When Sierra Koenke arrived at Camp Heritage she planned to stay only a week to help train staff in the horse barn.

Koenke, who has been showing horses since she was 12, was looking forward to showing a world class horse at a competition during the summer. Koenke had her whole summer planned out.

“I was like, ‘This summer is going to be great,’” Koenke said.

With her eyes on the future, Koenke was adamant that she was not staying at camp for the summer. But, as Koenke experienced camp, she began to reconsider her decision.

Koenke attends public school and said that even though a lot of her friends consider themselves to be Christians, they don’t attend church. Koenke’s friends would often invite Koenke to events on Friday nights, but Koenke wouldn’t attend them.

At camp, Koenke found herself in a different situation — she was surrounded by young people who shared her faith.

“I was like, ‘This is awesome,’” Koenke said. “These are people my age having fun being Christians.”

Koenke saw people her age leading group worships and having Bible studies. Koenke said growing up Seventh-day Adventist she felt she had grown numb to what God was doing in her life. At camp though, Koenke said things were different.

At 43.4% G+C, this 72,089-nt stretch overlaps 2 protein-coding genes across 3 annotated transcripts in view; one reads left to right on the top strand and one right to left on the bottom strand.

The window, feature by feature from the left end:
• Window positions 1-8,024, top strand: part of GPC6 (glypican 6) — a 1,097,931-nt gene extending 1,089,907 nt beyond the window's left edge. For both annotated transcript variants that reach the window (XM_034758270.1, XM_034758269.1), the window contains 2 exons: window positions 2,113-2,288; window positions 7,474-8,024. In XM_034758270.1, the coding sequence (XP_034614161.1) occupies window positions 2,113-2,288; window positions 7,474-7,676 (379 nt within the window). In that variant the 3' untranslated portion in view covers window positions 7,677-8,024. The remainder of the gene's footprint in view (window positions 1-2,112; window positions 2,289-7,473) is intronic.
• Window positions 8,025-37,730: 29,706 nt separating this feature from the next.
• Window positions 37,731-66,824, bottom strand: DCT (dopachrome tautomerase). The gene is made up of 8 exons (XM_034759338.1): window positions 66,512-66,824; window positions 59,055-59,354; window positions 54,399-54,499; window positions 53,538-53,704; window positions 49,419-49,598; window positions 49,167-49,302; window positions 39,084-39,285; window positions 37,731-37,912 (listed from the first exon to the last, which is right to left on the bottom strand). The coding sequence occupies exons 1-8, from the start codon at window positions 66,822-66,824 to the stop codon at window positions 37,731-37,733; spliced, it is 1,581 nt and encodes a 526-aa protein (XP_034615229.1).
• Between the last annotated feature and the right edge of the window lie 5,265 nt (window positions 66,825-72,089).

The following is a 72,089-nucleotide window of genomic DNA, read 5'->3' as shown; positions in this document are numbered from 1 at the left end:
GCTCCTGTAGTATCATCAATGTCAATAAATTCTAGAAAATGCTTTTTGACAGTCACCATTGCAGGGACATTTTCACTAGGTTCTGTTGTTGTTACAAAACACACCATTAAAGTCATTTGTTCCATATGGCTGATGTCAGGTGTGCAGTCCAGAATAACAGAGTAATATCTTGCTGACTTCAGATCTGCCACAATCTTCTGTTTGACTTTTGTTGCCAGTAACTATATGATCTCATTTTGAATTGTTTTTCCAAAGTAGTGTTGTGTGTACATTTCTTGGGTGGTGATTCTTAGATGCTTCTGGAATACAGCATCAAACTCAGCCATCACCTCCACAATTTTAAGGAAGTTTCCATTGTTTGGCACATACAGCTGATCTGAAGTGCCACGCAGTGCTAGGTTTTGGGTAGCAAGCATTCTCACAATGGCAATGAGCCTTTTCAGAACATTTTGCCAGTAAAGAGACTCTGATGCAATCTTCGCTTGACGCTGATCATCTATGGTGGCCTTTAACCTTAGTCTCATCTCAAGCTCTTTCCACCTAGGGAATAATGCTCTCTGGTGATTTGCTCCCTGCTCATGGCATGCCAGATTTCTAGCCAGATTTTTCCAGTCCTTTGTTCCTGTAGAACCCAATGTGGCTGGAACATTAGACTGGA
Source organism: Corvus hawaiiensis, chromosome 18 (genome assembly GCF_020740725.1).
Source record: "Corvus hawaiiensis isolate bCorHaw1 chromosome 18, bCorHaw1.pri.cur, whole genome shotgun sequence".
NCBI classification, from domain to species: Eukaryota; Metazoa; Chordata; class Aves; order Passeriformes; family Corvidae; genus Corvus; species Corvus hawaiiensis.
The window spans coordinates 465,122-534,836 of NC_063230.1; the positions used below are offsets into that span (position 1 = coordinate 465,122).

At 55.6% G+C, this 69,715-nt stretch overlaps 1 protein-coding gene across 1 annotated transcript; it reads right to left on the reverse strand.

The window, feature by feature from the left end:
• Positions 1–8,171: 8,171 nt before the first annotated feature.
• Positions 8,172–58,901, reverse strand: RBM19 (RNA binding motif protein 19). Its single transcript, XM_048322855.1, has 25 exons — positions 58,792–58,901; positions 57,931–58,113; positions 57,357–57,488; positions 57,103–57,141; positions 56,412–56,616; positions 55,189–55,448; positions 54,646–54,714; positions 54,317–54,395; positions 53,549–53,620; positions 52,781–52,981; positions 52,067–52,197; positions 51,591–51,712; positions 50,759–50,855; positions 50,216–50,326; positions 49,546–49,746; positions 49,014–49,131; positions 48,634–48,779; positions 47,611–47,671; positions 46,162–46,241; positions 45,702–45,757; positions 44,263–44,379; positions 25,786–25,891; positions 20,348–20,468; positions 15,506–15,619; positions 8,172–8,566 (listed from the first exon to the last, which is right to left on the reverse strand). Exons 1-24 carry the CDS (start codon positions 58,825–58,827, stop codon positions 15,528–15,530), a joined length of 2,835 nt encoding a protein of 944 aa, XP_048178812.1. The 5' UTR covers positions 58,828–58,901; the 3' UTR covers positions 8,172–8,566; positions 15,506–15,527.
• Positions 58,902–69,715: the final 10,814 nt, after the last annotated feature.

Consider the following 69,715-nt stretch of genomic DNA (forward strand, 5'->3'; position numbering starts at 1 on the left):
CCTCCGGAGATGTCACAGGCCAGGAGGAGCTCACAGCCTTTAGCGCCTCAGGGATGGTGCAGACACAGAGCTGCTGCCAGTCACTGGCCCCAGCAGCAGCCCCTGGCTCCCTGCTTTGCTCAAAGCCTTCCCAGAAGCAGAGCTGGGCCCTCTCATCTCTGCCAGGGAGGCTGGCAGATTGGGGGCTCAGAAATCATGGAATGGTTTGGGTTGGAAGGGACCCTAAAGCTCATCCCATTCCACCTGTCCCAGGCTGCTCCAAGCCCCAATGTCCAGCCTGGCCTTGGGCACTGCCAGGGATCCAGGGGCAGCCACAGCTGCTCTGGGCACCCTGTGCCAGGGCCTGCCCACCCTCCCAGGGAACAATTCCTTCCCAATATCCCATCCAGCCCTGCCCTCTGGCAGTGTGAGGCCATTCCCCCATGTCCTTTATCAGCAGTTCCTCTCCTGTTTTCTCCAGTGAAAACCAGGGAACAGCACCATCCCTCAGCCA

“To come to an environment like [camp], where everybody is filled with the Holy Spirit … it’s kind of like I woke up and knew that this mission was important,” Koenke said.

At the end of the week, Koenke’s parents came to take her home. Koenke was talking with her mom when she broke into tears. She told her mom that she didn’t know what to do. Koenke felt torn between working at camp and participating in the horse show.

Koenke said she felt called by God to work at camp. That day, as she sat talking with her mom, she said she decided she wanted to stay at Camp Heritage. But Koenke wasn’t sure she would be able to fulfill her other commitments — teaching riding lessons, showing the world class horse and hanging out with friends.

After talking with camp director Denison Sager, a schedule was arranged so Koenke could still teach riding lessons. Koenke said she knew she would miss the horse show but that it was worth it.

“I get to be a part of God’s ministry,” Koenke said. “And I feel like that is more important.”

At camp Koenke worked in the barn and later also worked as a substitute counselor. Koenke describes her experience working with campers as “awesome.”

“You know, it was great because the kids’ faces when they are around the horses, they just lit up,” Koenke said.

Next summer Koenke plans to work at Camp Heritage again.

“Camp is one of those things that just sucks you in,” Koenke said. “Because God is here. He is here. The Holy Spirit is here. And I don’t get this feeling anywhere else.”